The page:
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I am planning to redo our front steps in stone and my plan is to essentially have two stone walls on each side of the steps coming down from the entrance. For appearances it would be definitely ideal to keep these walls completely vertical for the aesthetic, but I am worried that the weight of the compacted gravel under the steps will be too much of a force pushing on the wall. PLUS, since were up in Canada, I'm concerned that water that inevitably gets into the gravel will push those walls outwards when it freezes. Is there anything I can do to keep it vertical or is that a pipe dream? Thanks for your help!

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    Hello, and welcome to Home Improvement. How tall would these walls be? Would you add a diagram? And, you should probably take our tour so you'll know how best to participate here. – Daniel Griscom Feb 17 at 3:37
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    How long and wide are the steps, and what material will the treads be? Concrete block as a core could be more stable, and would avoid freeze/thaw expansion causing cracks. – Tim B Feb 17 at 13:24
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    A true retaining wall requires a footing. Do you have a footing. How big? How much rebar...size and spacing? If no footing, expect the wall to move and crack. (Depending on the size of the steps and height of wall, there is a way to support each other.) – Lee Sam Feb 17 at 22:05
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I have built many vertical retaining walls. Drainage is the first concern then the height. Code may require rails over several feet (in my area 3' is the max). You did not specify the number of steps or the rise (if more than 3' even with drainage usually reinforcements are required). With some walls this is drilled holes that are pinned together. Some are mortar.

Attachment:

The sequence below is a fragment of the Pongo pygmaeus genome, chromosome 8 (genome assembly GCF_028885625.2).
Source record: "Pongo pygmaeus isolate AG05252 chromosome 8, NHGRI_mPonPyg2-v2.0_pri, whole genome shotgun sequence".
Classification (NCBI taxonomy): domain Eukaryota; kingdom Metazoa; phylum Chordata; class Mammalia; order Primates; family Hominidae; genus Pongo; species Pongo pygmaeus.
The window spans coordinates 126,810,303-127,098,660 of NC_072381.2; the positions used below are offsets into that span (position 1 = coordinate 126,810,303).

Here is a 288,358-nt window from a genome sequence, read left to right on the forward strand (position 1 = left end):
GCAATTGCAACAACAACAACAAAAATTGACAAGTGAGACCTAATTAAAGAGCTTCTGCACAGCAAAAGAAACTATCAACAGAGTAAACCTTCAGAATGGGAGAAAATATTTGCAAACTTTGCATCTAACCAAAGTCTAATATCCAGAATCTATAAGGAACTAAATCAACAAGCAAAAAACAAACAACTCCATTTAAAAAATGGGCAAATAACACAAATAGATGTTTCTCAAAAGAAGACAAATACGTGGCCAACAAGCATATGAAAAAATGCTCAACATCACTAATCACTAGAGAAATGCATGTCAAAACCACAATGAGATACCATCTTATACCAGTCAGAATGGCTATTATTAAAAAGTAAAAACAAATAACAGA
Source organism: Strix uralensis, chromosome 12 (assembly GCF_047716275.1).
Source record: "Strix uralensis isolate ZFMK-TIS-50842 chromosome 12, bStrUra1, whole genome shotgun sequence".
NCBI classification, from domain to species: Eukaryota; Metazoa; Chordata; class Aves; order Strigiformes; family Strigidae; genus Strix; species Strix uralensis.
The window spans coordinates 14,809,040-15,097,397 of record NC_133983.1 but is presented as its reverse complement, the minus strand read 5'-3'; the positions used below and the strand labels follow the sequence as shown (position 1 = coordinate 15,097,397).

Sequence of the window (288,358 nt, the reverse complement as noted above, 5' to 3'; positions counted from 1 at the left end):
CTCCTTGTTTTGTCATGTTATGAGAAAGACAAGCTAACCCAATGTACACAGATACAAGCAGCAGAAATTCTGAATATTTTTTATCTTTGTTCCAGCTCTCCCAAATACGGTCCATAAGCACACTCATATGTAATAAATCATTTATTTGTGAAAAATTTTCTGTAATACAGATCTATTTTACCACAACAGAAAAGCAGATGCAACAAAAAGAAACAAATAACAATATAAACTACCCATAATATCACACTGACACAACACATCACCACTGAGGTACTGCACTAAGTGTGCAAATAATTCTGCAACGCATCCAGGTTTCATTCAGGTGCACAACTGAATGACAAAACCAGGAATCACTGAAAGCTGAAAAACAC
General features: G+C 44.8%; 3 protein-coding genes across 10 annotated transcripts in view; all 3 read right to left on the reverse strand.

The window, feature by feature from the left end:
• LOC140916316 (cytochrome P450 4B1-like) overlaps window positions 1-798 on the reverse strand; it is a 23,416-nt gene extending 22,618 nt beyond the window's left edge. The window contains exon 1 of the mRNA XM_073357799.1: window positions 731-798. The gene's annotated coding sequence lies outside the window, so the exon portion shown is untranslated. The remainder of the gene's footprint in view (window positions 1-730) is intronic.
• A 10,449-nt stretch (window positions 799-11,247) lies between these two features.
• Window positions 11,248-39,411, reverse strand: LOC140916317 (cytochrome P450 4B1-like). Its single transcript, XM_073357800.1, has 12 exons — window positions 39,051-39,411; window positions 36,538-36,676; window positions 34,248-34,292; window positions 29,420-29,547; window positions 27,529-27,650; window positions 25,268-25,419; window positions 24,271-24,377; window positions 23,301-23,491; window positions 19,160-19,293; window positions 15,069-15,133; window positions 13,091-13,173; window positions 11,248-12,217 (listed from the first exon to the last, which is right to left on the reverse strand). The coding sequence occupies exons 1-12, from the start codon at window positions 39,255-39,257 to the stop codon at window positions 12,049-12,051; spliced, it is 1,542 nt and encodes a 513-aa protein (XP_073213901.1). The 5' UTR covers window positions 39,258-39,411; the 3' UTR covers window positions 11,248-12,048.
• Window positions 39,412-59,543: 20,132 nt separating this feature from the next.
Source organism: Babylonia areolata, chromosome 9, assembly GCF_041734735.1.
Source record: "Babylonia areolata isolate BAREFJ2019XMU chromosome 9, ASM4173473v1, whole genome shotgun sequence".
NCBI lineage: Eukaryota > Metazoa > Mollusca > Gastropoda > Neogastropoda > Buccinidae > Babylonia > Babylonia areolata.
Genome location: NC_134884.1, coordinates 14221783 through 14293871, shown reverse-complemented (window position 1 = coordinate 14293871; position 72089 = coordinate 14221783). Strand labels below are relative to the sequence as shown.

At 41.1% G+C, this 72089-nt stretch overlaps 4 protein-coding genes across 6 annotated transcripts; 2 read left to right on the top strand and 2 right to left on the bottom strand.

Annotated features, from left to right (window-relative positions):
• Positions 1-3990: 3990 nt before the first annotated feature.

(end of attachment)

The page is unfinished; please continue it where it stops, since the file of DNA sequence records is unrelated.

So yes you can go vertical but more information is needed on the height and conditions to give a specific recommendation.

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if the walls are close to the steps they could support the treads directly. the steps could be hollow underneath instead of gravel fill.

alternatively mix some cement with that gravel fill it'll stand up on its own then.

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Drainage will keep the water away from the backside. Vertical concrete walls are common but require reinforcing (due to tension forces) and an adequate footing that resists both overturning and sliding. Typically, non-reinforced walls, like the rock wall that you want to do, are often sloped slightly backward. They resist the soil simply through dead weight and gravity. If you want to be sure, consult a structural engineer.

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